Today marks the 14th anniversary of 9/11/01, though I’m sure everyone has realized that by now. I don’t think there are many days in history that virtually all of us remember, though I’d be willing to bet 9/11 is probably the closest to such a day.
I’m spending the day reflecting, thinking about all the lives that were changed as a result of the events of that day.
Anyway, yesterday Nick messaged me about 9/11, and specifically asked about whether I’d avoid flying on 9/11. And that led to an interesting conversation. Because even though we both feel the same about 9/11 (hopefully virtually all of us do!), the approach we took as a result differed significantly.
After that we figured it would be worthwhile to get the perspectives of Travis and Tiffany as well. With that out of the way, here are our collective thoughts reflecting on 9/11, and how it impacts our flying behavior on that day.
I haven’t actually flown on September 11 before (at least not after 2001), so this is an academic question for me, but I thought about it yesterday when a coworker mentioned that she’s flying to Hawaii (and got upgraded!) on September 11, but her friend insisted on flying out the next morning since she was too scared to fly on 9/11.
14 years later, I’m not anxious about flying on 9/11 in the sense that I’m worried a repeat terrorist attack would occur on my flight, but I’d be lying if I said the thought of flying that day doesn’t make me uneasy for more nebulous reasons. Being one of the old-timers on this blog, I was 23 years old when the planes hit the World Trade Center and the Pentagon and the field in Pennsylvania, old enough to feel genuine terror at the uncertainty of it all and to have very real anxiety about flying across the country to “prominent” airports like JFK, SFO, LAX, or IAD. That’s all dissipated, but there’s something that remains — this feeling of weirdness about the day, and especially about flying on September 11.
Ultimately, I recognize “there’s no safer day to fly” (bla bla bla, I don’t doubt it’s any more dangerous, but I also can’t see how it’s quantifiably safer, either) and that fares and award availability are predictably excellent on that day.
Yet… I hesitate to fly on September 11 if I could avoid it. I probably wouldn’t think twice about flying, say, LAX-PHX for work, but I might not want to jump on an LAX-JFK or JFK-LHR flight if I could postpone it by a day or two. Indeed, in recently planning a long weekend trip in September, I decided I wouldn’t fly on Friday the 11th — and ended up choosing another weekend instead.
I truly respect where Travis, Tiffany and Ben are coming from, though, and perhaps as the most infrequent flyer of the bunch, it’s more that I don’t fly all that much so it’s easy enough to pick a day and choose to avoid it.
Is that logical? Not really. But to me it’s personally disrespectful of my own memories of 9/11/01 to fly on that day (having gone to college in New York and just having moved to California, 9/11 had a deeply personal resonance, with truly devastating effects on the lives of people I knew well). I’m not suggesting that it’s disrespectful that others fly — but I chalk it up to a “moment of silence” type situation where my staying grounded on September 11 is a way for me to remember the events of that day and to honor the people who lost their lives.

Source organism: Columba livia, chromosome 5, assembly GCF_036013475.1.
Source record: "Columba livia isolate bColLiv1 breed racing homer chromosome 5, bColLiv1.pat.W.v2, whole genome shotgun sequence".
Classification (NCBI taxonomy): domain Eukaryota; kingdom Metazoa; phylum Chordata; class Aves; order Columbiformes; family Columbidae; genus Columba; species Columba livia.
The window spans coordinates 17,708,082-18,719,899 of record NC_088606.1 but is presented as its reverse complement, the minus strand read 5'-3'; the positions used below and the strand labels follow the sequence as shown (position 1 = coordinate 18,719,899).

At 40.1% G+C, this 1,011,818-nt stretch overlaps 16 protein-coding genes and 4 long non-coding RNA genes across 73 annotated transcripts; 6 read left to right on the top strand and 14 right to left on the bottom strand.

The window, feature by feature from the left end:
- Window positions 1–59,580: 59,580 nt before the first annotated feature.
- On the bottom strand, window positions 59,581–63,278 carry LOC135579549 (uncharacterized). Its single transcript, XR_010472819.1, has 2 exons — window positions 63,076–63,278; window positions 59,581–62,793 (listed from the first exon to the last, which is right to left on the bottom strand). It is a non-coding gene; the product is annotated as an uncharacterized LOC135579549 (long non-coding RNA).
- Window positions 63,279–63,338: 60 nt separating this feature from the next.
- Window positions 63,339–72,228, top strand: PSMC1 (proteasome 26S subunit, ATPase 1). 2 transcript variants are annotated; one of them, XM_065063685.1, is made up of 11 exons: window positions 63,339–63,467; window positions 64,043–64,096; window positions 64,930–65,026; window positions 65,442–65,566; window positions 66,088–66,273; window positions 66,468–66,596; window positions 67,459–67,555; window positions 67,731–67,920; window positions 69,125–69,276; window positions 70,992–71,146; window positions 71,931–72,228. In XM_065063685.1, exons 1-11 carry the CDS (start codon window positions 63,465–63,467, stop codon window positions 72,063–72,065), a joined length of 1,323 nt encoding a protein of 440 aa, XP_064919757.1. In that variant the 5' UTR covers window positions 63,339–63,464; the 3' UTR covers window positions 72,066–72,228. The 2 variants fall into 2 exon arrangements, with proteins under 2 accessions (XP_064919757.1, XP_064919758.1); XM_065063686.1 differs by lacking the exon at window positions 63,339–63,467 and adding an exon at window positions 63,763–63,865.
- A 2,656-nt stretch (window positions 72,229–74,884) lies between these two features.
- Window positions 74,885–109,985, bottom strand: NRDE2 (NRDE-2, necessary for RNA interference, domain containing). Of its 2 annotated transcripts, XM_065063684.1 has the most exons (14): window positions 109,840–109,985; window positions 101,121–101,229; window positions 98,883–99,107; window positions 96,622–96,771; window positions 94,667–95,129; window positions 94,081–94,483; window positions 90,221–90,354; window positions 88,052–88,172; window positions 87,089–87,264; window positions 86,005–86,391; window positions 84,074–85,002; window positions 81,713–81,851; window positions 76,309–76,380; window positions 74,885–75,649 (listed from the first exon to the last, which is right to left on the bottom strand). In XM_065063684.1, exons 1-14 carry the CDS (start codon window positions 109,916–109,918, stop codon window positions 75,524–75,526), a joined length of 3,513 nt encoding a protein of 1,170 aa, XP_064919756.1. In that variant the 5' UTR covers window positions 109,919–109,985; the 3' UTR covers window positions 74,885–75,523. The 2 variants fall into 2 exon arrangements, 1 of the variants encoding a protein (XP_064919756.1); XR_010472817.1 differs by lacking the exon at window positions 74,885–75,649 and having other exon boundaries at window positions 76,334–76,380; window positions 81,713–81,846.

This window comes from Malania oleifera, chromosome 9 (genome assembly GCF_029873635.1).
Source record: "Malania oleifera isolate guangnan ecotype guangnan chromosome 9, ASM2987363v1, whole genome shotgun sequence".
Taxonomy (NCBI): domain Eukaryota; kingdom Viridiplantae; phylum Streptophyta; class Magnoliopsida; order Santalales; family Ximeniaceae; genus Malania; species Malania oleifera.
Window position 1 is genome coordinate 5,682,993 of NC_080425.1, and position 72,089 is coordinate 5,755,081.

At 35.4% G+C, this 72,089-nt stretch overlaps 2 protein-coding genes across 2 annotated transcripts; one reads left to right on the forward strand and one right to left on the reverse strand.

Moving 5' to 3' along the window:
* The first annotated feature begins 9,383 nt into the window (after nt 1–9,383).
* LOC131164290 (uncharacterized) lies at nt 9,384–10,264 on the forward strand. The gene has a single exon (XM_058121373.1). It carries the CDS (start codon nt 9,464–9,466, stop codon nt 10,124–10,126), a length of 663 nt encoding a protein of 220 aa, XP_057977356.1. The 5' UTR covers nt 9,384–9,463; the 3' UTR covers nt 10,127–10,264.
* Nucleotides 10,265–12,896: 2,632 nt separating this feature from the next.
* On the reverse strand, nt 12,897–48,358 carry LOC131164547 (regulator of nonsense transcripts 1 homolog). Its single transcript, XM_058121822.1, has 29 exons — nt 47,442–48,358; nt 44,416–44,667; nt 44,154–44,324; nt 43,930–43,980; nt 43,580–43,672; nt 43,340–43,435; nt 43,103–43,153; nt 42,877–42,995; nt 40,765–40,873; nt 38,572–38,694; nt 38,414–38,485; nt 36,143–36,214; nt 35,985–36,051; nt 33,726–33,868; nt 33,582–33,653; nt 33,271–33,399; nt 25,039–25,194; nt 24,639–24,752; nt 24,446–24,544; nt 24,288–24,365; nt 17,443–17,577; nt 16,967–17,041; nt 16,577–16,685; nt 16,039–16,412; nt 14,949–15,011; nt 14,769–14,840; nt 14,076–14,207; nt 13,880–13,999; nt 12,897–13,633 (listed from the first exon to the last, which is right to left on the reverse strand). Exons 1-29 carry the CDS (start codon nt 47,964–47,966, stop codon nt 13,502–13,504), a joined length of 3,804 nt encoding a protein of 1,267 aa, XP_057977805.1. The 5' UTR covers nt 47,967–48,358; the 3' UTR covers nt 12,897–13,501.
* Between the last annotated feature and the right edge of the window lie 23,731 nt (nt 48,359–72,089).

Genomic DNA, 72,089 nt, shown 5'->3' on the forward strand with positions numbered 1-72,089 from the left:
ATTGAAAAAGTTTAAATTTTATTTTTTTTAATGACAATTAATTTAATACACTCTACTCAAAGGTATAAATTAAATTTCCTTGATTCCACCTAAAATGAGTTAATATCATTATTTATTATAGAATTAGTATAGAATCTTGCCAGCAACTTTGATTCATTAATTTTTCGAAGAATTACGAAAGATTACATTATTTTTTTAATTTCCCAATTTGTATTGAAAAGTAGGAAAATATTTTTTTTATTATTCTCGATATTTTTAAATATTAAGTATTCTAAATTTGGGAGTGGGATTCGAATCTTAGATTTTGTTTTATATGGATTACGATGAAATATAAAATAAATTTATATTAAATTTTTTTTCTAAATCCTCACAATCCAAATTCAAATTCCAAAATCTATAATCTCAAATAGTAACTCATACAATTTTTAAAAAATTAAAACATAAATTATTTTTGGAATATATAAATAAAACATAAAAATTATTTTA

In 10 more years, I may not have any qualms whatsoever about flying on 9/11, and right now it’s not a dealbreaker — but rather just something I’d like to avoid if I can, because I’d feel uncomfortable (not fearful, but emotional) doing so.
I guess, long story short, flying on September 11 “normalizes” the day to me, and the day has already become solidly normalized, just a few years away from becoming another December 7 (“Oh right! Pearl Harbor happened on this day!”). I’m just not ready for it to be normalized yet.
I share some of Nick’s personal experience with 9/11. It’s one of those days in my life that I can tell you exactly where I was when I found out, who I was with, and what I was thinking. And I expect that I will carry that with me for the rest of my life.
I was a 23 year old graduate student living in Boston at the time. A local flower shop had advertised a dozen free roses to anyone who brought in this coupon from the paper on 9/11. Since I was chasing a girl, and was a
poor cheap graduate student, I had to go pick them up. (That girl did not become my wife, so we’ll leave it at that and move on.) So there I am, walking down a very long corridor on campus carrying a bouquet of roses, and everyone is running into one of the lecture halls to watch the news on TV. I stuck my head in, and then walked over to my office, kind of in a daze. The other graduate students were pretty freaked out, and most of them decided to head home, deciding that was probably safer than staying on (what was and is a pretty high-profile) campus.
I later learned that I was second order connected to a few of the passengers.
My good friend Boston Ben and I actually headed down to NYC in October to pick up a treadmill he had bought off of Craigslist. We rode the subway down to take a look at and pay our respects at Ground Zero. Even then there was still smoke drifting from the rubble. It was an incredibly moving image, one that will also stay with me forever.
Would I fly on 9/11? Sure.
I doubt that we’ll ever see a repeat of such an attack in the US in our lifetimes. Simply put, that’s a trick that you get to pull once. Say what you will about our security theater — and I’m as big a critic as anyone– but we’re all just a lot more vigilant, especially in the air, than we were before. I mean, within minutes of the first crashed airliner it had already been sniffed out — the heroic passengers of the fourth plane crashed it into the ground after they learned what happened to the first three. Frankly, if you’re a terrorist, air travel is no longer the low hanging fruit. There’s a lot of easier targets out there.